After reading that Parenting Blogs May Be Held Liable for Product Reviews, an article which quotes the always delightful Classy Mommy, Colleen, I have a few thoughts and suggestions to throw out there.
First, a fitting disclaimer: although I did discuss this with my husband, who is a lawyer, these are simply my own opinions and ideas and do not in any way constitute legal advice.
According to the article:
A regulatory review process is underway to determine whether reviews by bloggers like Padilla may be in violation of good business practices, said Richard Cleland, a spokesman for the Federal Trade Commission.
“The proposed revisions signal that the commission will apply existing principles of advertising law to new forms of media, like blogs,” Cleland said, adding that a decision on the proposal is expected sometime this summer.
I believe this comes down to whether we are journalists (and held to that standard of ethics) or marketers.
Are we receiving products as payment for our services or for editorial consideration?
If we are journalists merely reporting what our investigation has revealed, then I don’t see how our posts could be considered “false advertising.” We may have an obligation to perform some sort of due diligence, requesting independent documentation to support claims, but we ultimately are not responsible for those claims as long as we indicate they come from the manufacturer and not us.
While not everyone may enjoy product reviews, or find them to be hard-hitting reporting, I do believe they, for the most part, more closely resemble journalism than advertising. I still remember Christine’s video showing how to go shopping at Costco with six young children and leave with your shopping list, all your kids, and most of your sanity still intact.
The difficulty lies, yet again, in the fact that we are not only the journalists in our little business model, but also often the editors and the sales staff. We are responsible for everything from coding to circulation to selling ads in addition to planning and writing stories. Once upon a time newspapers worked that way, too.
This does not make this multi-role model unethical, just more complicated.
As more attention is directed towards blogs, we’ll have to ensure everything is even more clearly marked–what we have received and from whom. Here are a few possibilities to consider:
- Add a disclaimer visible on all pages of your blog (in the footer or sidebar).
- In every post, explain who sent you the item.
- If you make a statement beyond your own experience of the product, you can make it a quote and/or add some sort of citation. This will look cumbersome, of course, but it is an option.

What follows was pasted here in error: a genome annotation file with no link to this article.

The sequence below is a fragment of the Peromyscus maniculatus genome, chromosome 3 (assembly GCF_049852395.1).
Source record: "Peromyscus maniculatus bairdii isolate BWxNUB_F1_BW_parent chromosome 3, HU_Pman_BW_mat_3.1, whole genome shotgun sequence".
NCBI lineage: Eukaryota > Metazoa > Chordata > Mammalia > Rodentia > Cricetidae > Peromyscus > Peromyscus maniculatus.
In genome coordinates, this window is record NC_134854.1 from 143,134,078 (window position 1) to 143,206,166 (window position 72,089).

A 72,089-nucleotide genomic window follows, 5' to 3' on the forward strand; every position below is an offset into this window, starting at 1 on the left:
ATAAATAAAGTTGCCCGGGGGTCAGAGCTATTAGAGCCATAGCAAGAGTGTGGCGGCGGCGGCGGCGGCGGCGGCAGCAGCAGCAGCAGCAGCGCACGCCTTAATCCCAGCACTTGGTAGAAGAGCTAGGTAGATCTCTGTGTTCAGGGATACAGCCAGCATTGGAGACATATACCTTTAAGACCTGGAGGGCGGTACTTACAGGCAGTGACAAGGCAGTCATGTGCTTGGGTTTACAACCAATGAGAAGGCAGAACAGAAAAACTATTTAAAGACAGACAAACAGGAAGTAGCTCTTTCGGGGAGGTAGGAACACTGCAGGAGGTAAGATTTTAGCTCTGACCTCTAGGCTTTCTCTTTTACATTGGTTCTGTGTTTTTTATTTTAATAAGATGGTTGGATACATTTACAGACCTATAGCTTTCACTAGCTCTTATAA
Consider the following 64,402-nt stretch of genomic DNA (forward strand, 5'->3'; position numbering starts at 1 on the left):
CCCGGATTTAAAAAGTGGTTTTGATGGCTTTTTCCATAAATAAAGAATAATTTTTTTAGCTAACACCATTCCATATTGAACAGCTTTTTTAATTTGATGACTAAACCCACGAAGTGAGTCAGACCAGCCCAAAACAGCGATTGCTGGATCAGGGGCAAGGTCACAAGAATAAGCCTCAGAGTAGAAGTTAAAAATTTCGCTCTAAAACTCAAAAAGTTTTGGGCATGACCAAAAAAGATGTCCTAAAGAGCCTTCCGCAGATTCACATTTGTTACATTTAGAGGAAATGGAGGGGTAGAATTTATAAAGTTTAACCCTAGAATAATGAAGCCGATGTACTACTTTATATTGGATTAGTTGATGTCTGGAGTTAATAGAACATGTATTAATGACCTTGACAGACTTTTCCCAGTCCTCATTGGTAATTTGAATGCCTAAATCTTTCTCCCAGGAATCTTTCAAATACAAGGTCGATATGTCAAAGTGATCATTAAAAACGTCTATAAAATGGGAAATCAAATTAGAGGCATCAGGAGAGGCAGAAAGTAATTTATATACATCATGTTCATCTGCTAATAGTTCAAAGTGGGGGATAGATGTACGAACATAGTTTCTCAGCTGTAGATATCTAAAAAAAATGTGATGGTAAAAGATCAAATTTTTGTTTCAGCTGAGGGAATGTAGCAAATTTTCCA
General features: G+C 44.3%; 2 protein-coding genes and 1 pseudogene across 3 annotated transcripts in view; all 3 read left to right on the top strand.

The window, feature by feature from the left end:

- If you receive monetary compensation, clearly indicate that.
- Be wary of agents that try to put words in your mouth. I’ve received pitches with suggested language–they want you to make their claims for them. Don’t. Write your own posts.
- Related to the above, we could consider what, exactly, the company wants from us and why. We need to assess whether the company wants our opinion, our audience, our page rank, association with our brand, etc. And if you don’t feel comfortable with the project, don’t participate.
True, none of this guarantees protection. Anybody can sue anyone at any time for any reason…but the whole idea that the FTC is going to go after Mom and Pop bloggers for their honest opinions is absurd. How, exactly, will they determine which posts are advertising and which are editorial? What is the litmus test and how on earth will they gather information? What is a blog, an online magazine, a conversation, or a community? Not only is this unenforceable, it runs the risk of intruding into freedom of association and free speech.
The sad and telling thing is that, as with the CPSIA (and let’s hope indie artisans and small manufacturers come out in support of bloggers the way we came out in support of them), it has been the independents that have been keeping the mainstream honest.
At Mamanista, I’ve refused products even from trusted PR people when they could not produce proper documentation to back their claims about BPA-Free or other status. Along with Cool Mom Picks, we came out with a guide to choosing safer toys during the lead scare. I first found out about phthalates from Mom-101. When I want to find out how safe a children’s product is, I check the Zrecs Guide.
These are just a few examples of bloggers that have questioned claims, tracked down information, and even done their own investigation.
Yes, this is a business for us as well. But many of us are making far less blogging than our regular hourly wage. And many of the products we test are donated or given away to readers. It is fun and it is a labor of love and we approach it with a great respect for the manufacturers, retailers, and readers in our community.